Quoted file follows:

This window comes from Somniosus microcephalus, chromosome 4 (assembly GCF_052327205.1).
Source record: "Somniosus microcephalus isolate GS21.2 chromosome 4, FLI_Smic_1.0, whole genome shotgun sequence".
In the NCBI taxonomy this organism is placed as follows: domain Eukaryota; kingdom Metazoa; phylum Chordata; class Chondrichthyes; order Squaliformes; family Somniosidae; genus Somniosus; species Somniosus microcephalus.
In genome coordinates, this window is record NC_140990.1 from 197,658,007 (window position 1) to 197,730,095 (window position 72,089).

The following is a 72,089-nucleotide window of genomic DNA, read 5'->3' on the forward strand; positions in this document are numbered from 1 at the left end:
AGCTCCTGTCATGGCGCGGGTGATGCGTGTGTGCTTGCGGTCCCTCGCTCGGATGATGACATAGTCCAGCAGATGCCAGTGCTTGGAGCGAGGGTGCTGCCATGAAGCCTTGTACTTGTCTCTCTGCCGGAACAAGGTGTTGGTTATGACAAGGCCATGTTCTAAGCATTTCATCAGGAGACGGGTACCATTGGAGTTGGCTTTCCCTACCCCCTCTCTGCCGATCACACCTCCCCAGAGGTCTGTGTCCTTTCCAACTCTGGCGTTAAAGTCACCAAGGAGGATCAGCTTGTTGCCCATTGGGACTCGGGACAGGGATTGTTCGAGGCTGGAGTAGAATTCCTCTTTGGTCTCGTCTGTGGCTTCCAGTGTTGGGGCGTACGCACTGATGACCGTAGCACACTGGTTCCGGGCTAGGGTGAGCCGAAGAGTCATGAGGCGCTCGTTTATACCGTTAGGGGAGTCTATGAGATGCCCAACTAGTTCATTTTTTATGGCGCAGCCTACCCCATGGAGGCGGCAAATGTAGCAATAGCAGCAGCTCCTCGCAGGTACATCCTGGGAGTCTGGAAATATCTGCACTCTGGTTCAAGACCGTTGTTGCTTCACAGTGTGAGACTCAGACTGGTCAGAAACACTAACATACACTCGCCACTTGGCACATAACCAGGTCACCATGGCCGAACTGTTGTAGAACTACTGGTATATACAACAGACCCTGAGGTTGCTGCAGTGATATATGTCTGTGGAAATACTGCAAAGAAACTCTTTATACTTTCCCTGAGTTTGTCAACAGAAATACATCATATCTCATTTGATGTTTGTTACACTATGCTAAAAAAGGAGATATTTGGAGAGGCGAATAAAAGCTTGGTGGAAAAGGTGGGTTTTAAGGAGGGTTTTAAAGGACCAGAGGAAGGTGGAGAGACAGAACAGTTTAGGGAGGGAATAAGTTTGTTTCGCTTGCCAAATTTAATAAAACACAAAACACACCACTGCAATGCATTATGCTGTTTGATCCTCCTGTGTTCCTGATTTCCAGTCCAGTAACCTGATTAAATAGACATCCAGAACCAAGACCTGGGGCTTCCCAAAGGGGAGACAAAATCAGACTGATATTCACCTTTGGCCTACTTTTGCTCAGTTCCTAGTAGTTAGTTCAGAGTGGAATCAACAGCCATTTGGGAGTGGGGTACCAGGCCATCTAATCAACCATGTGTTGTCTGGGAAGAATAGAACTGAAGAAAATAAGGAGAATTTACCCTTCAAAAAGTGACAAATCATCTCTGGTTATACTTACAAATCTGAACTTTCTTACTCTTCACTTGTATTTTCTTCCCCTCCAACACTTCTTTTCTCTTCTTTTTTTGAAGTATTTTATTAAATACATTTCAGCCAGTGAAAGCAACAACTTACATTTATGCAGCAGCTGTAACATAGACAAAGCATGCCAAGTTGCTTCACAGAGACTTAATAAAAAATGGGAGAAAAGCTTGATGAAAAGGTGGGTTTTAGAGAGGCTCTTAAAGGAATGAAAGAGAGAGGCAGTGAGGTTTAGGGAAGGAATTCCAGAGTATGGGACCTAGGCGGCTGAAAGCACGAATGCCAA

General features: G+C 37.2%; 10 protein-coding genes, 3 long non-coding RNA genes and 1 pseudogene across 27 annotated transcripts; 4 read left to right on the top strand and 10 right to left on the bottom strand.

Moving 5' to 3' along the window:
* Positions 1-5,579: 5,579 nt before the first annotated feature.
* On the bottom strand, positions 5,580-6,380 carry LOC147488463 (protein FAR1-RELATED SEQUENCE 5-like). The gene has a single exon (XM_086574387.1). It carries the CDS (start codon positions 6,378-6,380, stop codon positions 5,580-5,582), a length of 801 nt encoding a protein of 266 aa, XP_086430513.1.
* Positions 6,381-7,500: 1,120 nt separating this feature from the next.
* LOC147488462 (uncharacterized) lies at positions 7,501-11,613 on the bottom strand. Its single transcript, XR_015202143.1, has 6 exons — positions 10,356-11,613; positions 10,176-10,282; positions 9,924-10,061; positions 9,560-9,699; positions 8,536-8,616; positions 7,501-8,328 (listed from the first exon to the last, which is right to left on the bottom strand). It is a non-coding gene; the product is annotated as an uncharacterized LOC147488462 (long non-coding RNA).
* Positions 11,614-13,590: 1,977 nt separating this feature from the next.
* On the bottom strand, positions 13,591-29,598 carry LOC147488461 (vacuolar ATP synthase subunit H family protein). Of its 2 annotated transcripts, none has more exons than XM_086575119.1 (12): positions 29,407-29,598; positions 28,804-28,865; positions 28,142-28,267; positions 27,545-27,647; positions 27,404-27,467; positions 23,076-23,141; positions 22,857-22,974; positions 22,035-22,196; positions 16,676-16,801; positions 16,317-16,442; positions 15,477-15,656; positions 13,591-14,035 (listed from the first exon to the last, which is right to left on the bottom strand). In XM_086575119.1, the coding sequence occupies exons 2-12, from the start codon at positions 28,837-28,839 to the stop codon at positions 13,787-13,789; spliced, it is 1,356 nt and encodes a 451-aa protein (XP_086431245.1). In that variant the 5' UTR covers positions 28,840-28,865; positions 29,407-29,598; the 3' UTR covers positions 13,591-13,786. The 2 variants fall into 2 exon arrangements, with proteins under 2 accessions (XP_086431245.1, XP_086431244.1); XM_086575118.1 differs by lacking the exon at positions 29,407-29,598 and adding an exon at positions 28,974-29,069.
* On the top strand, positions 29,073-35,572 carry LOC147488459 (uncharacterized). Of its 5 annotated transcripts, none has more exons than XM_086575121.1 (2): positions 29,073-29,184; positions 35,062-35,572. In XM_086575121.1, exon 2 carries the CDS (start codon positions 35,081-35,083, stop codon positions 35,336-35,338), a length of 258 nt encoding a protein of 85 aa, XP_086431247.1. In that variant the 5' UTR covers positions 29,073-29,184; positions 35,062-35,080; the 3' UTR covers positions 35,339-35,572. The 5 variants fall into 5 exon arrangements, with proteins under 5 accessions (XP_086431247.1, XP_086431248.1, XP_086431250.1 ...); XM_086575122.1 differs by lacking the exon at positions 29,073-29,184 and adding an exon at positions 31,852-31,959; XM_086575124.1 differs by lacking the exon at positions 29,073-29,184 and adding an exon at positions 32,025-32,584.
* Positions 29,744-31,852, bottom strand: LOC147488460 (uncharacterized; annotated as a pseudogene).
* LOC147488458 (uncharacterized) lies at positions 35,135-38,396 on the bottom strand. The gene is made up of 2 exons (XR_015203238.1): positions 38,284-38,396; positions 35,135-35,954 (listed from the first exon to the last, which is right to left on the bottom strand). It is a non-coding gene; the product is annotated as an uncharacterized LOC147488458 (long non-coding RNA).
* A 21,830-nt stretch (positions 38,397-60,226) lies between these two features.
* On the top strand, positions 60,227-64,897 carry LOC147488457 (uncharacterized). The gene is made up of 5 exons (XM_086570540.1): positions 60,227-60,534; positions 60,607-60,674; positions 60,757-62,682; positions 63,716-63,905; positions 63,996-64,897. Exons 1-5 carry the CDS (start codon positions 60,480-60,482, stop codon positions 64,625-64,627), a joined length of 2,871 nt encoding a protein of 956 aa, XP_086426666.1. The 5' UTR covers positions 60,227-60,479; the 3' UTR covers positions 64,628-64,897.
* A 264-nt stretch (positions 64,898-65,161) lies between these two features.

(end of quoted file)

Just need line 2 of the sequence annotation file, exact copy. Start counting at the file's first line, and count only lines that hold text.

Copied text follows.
Source record: "Somniosus microcephalus isolate GS21.2 chromosome 4, FLI_Smic_1.0, whole genome shotgun sequence".